Edible gifts (+ recipes)
Whenever produce is in peak season and cheap, I like to preserve it for use later in the year. The strawberries that are in full flush right now will never taste better. Soon there will be a plethora of berries to deal with, and then a run of lovely stonefruit and pipfruit. And later still, as autumn rolls around, there will be peppers and chillies and tomatoes.
All these sun-kissed harvests can carry their flavours into jars in the pantry to prop up the muted flavours of winter. Come a cold winter's night, you will open the jar and bring out the tastes of summer.
It might sound like a lot of work to get them there, but trust me, it's easy. It's not like you have to get out giant cauldrons and go into a major production - small batches of just a few jars are really easy to make. There's something incredibly rewarding and very therapeutic about a line-up of jars filled and sealed on the bench ready for the pantry.
Getting into the rhythm of creating a pantry of homemade preserves as cheap fresh harvests come to hand saves time, energy and dollars later on.
But even more than this, homemade preserves provide a signature to your food. You always feel like a bit of a hero when you can pull out a jar of homemade kasundi or some peach chutney at the summer barbecue and have everyone clamouring for the recipe.
I am a real fan of making edible gifts for my friends. And I love receiving them. Last year for Christmas I received treats such as pinot noir cherries, Moroccan tomato chutney, kasundi, Indian peach chutney and some wonderful apricot jam. There's something so personal about these kinds of gifts, they represent the lexicon of a family's larder, often with the tastes and histories of recipes passed down generation to generation.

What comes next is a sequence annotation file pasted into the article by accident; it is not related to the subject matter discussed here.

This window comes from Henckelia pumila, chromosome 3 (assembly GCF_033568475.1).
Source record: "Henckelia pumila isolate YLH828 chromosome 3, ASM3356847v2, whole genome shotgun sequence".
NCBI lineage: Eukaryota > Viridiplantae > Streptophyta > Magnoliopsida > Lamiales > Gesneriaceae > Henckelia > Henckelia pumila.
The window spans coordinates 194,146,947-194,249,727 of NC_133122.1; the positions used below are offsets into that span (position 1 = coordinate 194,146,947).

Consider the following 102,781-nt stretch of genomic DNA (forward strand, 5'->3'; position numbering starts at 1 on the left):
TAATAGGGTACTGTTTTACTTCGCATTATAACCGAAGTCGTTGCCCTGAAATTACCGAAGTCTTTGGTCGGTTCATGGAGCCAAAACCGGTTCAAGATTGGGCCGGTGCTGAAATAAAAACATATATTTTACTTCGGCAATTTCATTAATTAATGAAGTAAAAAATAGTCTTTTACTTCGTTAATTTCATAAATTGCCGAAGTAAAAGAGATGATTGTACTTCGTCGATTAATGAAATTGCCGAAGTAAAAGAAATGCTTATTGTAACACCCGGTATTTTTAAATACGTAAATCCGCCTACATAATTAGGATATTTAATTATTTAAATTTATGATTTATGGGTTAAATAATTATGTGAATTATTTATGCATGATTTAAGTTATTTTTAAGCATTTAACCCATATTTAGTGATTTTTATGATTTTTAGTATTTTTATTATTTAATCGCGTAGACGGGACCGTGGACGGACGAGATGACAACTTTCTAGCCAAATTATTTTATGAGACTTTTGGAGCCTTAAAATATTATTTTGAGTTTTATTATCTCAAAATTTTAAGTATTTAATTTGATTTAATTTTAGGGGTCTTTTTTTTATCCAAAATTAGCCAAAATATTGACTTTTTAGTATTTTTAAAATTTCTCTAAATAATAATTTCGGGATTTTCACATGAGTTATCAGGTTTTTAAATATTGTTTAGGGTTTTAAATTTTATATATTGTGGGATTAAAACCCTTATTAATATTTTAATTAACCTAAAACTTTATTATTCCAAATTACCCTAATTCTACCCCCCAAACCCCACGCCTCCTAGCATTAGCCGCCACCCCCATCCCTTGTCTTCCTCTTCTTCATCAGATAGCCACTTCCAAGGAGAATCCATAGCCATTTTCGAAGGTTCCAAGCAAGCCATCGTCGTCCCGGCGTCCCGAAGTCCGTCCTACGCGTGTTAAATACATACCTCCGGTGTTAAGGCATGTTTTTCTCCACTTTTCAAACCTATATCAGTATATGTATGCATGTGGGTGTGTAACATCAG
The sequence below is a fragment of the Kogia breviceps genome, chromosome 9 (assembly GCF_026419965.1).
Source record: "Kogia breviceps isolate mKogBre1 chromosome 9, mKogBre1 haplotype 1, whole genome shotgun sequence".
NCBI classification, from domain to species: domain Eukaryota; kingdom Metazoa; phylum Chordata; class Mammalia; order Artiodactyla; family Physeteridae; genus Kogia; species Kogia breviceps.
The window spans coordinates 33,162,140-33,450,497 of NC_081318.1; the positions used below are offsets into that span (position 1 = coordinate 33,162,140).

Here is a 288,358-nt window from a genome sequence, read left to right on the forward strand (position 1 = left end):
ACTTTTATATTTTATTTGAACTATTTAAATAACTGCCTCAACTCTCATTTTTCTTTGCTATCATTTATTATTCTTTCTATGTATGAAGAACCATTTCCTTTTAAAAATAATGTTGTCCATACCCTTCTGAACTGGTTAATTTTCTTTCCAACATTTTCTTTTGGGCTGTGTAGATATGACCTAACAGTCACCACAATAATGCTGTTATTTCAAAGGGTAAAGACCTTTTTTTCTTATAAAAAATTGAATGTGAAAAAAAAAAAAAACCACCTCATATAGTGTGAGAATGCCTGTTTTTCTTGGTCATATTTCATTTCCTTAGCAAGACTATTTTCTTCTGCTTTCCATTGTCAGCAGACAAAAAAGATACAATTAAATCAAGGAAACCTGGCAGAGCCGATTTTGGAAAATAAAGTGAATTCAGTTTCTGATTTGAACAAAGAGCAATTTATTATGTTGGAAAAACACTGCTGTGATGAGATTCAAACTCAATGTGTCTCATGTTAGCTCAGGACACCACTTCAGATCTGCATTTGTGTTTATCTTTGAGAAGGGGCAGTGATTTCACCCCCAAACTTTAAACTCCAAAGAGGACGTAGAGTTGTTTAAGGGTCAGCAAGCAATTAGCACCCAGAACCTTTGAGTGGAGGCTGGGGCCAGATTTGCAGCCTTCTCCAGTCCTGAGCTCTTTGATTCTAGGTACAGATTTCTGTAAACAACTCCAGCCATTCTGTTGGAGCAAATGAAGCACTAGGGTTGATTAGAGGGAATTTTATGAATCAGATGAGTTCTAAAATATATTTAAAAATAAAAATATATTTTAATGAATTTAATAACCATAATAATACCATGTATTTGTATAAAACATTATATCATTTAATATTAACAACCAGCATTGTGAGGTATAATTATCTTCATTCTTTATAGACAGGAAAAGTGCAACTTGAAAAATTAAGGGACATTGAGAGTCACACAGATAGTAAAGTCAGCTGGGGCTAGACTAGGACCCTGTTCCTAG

I aim for one batch production each year, whether it's homemade berry jam, chilli jam, a tasty nut butter, pickled cherries or some other nice pickle or preserve. When you're choosing what to make, think about perishability - you want something that will last at least three weeks. You also need to think about whether it has to be kept chilled - this can be a trial when festive fridges are already overflowing.
It's so satisfying knowing that I've produced something delicious and handmade that the people I care about will enjoy.
In a month or two lemons will be hard to find and ridiculously expensive so it's a good idea to preserve them now, when they are cheap. Preserved lemons look pretty and make a useful gift. When you come to use them you discard the juicy middles and just eat the rinds. They make a great addition to couscous, salads, dressings and tagines. Pureed, they add a special flavour to sauces and dressings. Once opened, they will keep for months in the fridge. Get the recipe
For the uninitiated, "Christmas mince" conjures this weird idea of meat in a sweet tart - which it once was. The origins of Christmas mince pies date back to the Crusaders, who brought back recipes from the Middle East that used meat and fruits and spices. Thankfully we have abandoned the minced meat, and the suet that once gave these pies their unctuous richness has been replaced, with great success (and a lot fewer calories), with grated apple. Get the recipe
At this time of year, roadside stalls are piled high with strawberries. I always ask for jam berries. They're cheaper as they may be a little squishy or imperfect but they're ideal for jam. There's nothing quite like the taste of homemade jams like this and they take just a matter of minutes to make. Get the recipe
For more great Annabel Langbein recipes see her new winter annual Annabel Langbein A Free Range Life: Share the Love (Annabel Langbein Media, $24.95) or visit annabel-langbein.com